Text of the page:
Microsoft Finally Gets the Word

By Samuel Greengard  |  Posted 2014-11-21 Email Print this article Print
Mobile version of Office

Microsoft recently announced that it has released a mobile version of Office that allows editing and links to external cloud services at no additional cost.

The transition from industrial age thinking to the digital economy has derailed more than a few organizations. One company that has struggled to adapt is software giant Microsoft. Like many companies, it drifted into a largely insular approach to its core business and, consequently, has found itself increasingly behind the digital 8-ball.

A glaring example of this is Office. Although it's possible to poke at the complexities of the product suite, Word, Excel and PowerPoint remain an impressive collection of tools for handling a remarkable array of tasks. What's more, they are the de facto standard for the business world.

However, Redmond somehow missed the memo about mobility. It took the firm four years to recognize that an iOS version of Office was a good idea—despite the fact that more than 225 million iPads are in use worldwide.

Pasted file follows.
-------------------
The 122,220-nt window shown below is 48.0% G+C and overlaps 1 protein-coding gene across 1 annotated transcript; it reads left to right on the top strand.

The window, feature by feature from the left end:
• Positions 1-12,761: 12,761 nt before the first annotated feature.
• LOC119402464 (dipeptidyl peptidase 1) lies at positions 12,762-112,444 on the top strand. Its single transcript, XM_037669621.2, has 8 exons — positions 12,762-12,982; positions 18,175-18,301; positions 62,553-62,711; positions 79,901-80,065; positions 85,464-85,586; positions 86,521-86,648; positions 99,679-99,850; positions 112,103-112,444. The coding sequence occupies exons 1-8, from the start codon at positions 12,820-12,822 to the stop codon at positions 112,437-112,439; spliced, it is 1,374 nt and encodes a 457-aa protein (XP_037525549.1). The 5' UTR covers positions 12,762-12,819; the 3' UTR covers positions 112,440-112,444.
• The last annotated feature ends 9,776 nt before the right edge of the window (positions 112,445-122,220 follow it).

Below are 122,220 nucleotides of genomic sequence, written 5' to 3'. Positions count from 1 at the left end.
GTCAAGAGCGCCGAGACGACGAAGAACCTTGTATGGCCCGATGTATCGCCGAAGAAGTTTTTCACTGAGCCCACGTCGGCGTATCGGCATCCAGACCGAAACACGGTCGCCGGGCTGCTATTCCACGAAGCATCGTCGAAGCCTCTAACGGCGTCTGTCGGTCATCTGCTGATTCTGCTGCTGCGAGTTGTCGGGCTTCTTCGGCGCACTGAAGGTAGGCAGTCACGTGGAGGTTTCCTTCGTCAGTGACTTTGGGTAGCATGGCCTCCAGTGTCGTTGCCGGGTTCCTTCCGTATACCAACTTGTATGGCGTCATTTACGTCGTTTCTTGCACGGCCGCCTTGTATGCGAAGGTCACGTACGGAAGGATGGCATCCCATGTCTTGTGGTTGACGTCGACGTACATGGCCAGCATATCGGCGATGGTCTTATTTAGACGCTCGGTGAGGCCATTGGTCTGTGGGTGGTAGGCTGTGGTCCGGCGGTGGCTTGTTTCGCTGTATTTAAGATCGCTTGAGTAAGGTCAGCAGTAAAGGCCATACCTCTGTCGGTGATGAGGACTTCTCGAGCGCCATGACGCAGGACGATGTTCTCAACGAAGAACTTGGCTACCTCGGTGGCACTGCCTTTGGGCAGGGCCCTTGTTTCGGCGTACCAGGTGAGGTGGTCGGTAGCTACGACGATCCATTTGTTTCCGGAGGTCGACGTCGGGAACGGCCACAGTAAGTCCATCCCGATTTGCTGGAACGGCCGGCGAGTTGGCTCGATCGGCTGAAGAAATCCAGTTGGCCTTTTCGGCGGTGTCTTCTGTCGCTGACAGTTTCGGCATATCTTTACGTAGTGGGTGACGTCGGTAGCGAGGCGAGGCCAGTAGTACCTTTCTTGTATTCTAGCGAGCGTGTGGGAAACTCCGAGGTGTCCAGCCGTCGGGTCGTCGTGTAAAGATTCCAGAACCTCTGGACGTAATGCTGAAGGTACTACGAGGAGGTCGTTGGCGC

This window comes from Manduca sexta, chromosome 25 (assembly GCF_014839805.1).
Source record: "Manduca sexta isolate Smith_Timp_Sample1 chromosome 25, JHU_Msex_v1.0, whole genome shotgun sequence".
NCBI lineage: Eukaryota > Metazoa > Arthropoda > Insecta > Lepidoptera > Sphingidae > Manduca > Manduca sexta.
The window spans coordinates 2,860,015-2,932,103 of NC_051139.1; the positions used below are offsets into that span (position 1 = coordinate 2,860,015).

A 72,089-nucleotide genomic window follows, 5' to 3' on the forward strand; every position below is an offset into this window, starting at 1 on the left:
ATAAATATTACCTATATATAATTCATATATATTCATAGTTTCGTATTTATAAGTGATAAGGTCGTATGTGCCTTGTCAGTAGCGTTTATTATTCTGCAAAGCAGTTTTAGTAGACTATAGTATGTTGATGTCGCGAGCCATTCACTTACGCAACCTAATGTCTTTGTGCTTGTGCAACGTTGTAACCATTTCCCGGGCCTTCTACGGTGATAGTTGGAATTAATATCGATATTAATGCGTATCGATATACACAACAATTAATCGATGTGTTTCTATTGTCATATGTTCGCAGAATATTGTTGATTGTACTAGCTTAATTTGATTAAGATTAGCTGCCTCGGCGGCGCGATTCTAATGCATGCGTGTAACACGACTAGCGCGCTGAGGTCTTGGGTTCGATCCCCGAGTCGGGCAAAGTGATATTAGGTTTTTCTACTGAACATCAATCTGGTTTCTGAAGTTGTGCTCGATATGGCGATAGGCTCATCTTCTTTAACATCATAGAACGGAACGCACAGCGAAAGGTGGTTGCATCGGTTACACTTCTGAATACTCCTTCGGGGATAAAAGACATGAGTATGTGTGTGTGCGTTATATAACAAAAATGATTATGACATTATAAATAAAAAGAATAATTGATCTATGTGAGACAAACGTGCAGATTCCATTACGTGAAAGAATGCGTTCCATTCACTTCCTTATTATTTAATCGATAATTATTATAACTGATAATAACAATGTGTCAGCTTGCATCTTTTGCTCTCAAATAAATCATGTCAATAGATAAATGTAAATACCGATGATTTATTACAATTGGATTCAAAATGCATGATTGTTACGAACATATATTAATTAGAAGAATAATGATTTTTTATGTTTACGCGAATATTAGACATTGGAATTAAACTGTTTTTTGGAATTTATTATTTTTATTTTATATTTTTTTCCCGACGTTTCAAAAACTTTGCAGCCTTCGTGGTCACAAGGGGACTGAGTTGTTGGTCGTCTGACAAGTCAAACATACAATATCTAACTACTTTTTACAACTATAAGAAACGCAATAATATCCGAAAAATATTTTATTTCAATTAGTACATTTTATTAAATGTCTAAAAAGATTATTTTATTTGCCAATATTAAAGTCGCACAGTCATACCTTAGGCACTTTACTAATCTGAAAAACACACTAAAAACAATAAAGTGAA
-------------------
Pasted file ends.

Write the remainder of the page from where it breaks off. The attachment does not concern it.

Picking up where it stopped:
Then it compounded the mistake by attempting to demand an Office 365 subscription to do anything more than read files on an iPad—despite the fact that just about anyone with an iPad also uses Office on a personal computer. Meanwhile, iPhone users were stuck in a read-only world, even if they were willing to cough up the $100 annual subscription fee.

Instead of viewing a mobile version as a way to extend the use of Office and build a more entrenched user base and long-term revenues, it viewed the iPhone as a way to extract more money in the short term.

News flash: Microsoft recently announced that it has released a mobile version of Office that allows editing and also links to external cloud services, including Dropbox, at no additional cost. It's also possible to use its Office 365 or OneDrive services, but you're no longer locked into these subscriptions. Android versions of the mobile apps will follow.

The result was predictable, even if it took a long time for Microsoft to awake from a 1990s mindset and recognize the writing on the digital wall. Market dynamics increasingly dictate business models and functionality. A connected and cloud-filled world is very different from a desktop-centric workplace.

The takeaway? Whatever your company sells or does, it's critical to constantly rethink, remap and rewire. Innovation and adaptability are now the keys to business success. It's impossible to escape the physics of digital gravity.

Samuel Greengard writes about business and technology for Baseline, CIO Insight and other publications. His most recent book is The Internet of Things (MIT Press, 2015).

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